The cellular localization of dercitamide in the palauan sponge Oceanapia sagittaria

C. E. Salomon, D. J. Faulkner, T. Deerinck, M. H. Ellisman

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52 Scopus citations


The isolation of a class of bioactive aromatic alkaloid compounds known as pyridoacridines from members of four phyla (Porifera, Chordata-Subphylum Tunicata, Mollusca and Cnidaria) caused some to speculate that they were produced by associated symbionts. We tested this hypothesis by localizing specific metabolites in cells using a combination of visualization methods, including laser-scanning confocal, epifluorescence, and transmission electron microscopy, as well as cell-separation techniques, and chemical analysis. This study demonstrates that large quantities of the pyridoacridine alkaloid dercitamide (=Kuanoniamine C) are localized exclusively in bacteria-free sponge cells in the marine sponge Oceanapia sagittaria (Sollas), and are probably not produced by intracellular symbiotic organisms. We hypothesize that it is unlikely that the pyridoacridines are produced by extracellular bacteria and then transferred to specific sponge cells. The localization of dercitamide in significant concentrations in specific cells throughout the sponge suggests important biological and ecological functions, such as chemical defense against predators and possibly microbial pathogens. If pyridoacridines are produced by the host organism in other phyla, this may be a case of convergent evolution of an efficient and useful biosynthetic pathway.

Original languageEnglish (US)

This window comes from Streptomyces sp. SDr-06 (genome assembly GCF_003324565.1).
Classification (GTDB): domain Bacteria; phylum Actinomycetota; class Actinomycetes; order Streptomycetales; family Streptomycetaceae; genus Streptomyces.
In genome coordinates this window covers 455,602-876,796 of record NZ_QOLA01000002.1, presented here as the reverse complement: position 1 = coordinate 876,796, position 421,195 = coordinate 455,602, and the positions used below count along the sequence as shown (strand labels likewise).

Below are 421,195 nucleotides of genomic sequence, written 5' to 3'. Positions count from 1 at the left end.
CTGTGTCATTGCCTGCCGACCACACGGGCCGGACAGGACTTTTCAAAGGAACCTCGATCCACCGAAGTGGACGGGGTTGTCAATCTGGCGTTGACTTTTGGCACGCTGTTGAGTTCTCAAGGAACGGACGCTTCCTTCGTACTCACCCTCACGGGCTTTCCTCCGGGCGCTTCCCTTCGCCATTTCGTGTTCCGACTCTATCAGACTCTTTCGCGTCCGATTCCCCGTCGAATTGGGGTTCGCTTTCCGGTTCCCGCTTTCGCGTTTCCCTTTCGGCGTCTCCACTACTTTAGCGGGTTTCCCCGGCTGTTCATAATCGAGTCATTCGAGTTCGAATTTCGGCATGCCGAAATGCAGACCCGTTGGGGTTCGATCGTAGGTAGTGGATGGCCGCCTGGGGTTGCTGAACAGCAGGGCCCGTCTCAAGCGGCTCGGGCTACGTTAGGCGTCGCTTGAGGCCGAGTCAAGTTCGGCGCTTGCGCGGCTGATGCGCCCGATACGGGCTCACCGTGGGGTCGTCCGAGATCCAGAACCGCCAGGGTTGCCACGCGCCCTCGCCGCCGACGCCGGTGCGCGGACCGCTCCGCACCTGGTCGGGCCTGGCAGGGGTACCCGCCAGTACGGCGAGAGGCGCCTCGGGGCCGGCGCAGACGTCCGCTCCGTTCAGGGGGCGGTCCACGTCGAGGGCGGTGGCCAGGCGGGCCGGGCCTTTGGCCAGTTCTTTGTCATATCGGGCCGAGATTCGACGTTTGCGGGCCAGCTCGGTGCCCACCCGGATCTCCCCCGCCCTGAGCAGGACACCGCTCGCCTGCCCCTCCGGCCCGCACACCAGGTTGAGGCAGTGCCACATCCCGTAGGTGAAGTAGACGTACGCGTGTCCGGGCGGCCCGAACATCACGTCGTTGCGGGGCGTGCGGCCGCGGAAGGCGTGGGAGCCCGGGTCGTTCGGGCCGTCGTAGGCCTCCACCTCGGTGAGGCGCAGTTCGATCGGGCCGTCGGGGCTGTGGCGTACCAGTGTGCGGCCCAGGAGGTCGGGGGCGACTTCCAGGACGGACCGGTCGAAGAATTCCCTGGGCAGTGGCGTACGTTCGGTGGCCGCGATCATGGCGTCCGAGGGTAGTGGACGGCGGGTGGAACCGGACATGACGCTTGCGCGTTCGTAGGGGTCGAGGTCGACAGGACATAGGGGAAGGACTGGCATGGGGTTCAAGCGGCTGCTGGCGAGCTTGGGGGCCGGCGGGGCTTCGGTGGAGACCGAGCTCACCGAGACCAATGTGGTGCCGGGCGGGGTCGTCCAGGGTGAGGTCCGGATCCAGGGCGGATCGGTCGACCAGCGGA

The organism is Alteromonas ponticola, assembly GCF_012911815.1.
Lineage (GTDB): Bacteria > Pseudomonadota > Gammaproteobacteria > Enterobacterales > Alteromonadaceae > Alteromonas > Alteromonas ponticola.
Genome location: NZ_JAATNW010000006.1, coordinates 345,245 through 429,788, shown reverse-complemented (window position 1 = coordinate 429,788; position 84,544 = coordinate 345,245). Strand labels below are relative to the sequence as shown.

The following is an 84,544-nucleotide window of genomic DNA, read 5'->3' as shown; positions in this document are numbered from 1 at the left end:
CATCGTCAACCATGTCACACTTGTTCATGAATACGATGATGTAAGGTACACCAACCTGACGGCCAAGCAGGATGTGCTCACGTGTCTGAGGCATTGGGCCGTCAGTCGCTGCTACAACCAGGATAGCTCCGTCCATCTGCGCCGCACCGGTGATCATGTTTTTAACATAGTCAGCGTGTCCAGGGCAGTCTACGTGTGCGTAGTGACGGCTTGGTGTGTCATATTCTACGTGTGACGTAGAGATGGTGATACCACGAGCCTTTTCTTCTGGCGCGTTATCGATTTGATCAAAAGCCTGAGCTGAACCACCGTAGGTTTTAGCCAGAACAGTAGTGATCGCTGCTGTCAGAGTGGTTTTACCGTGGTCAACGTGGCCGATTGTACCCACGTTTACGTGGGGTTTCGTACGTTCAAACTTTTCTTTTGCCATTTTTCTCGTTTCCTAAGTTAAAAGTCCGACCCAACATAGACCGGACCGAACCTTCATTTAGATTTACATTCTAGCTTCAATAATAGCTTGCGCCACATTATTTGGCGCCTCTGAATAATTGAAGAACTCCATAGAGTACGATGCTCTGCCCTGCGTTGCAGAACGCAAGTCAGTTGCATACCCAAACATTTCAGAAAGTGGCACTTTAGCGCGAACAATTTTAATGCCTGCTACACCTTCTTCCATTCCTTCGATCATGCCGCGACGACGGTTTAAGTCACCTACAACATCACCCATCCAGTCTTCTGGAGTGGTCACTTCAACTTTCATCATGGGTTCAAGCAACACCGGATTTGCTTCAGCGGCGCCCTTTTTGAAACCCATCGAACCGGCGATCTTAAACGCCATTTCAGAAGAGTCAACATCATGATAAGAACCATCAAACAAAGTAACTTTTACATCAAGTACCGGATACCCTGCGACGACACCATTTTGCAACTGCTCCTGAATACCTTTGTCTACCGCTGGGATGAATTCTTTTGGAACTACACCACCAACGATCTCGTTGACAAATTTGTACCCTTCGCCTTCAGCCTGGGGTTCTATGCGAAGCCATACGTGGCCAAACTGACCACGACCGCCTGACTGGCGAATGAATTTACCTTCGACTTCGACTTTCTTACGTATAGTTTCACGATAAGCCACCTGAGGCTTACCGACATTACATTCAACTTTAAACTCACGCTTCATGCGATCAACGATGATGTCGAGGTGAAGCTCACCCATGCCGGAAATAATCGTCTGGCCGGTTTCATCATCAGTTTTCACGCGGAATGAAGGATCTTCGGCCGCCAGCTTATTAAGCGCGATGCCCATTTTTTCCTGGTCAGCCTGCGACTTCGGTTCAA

Pages (from-to)313-319
Number of pages7
JournalMarine Biology
Issue number2
StatePublished - 2001
Externally publishedYes

Bibliographical note

Funding Information:
Acknowledgements We thank the Coral Reef Research Foundation for assistance with collection of the sponge and use of their research facilities. We are also grateful to the Republic of Palau for research and collecting permits to conduct our studies. M.K. Harper provided valuable assistance with the identification of the sponge and advice about the cell studies. We also thank G. Mitchell for the generous use of the fluorometer and L. Washington, N. Holland, and C. Graham for assistance with preparation and analysis of the electron-microscope samples. We are grateful to three anonymous reviewers who provided useful comments to improve this manuscript. This research was funded by NSF grant CHE-9527064 and NIH grant CA49084 to D.J. Faulkner. Some of the work included here was conducted at the National Center for Microscopy and Imaging Research, which is supported by NIH grant RR04050 to M.H. Ellisman.


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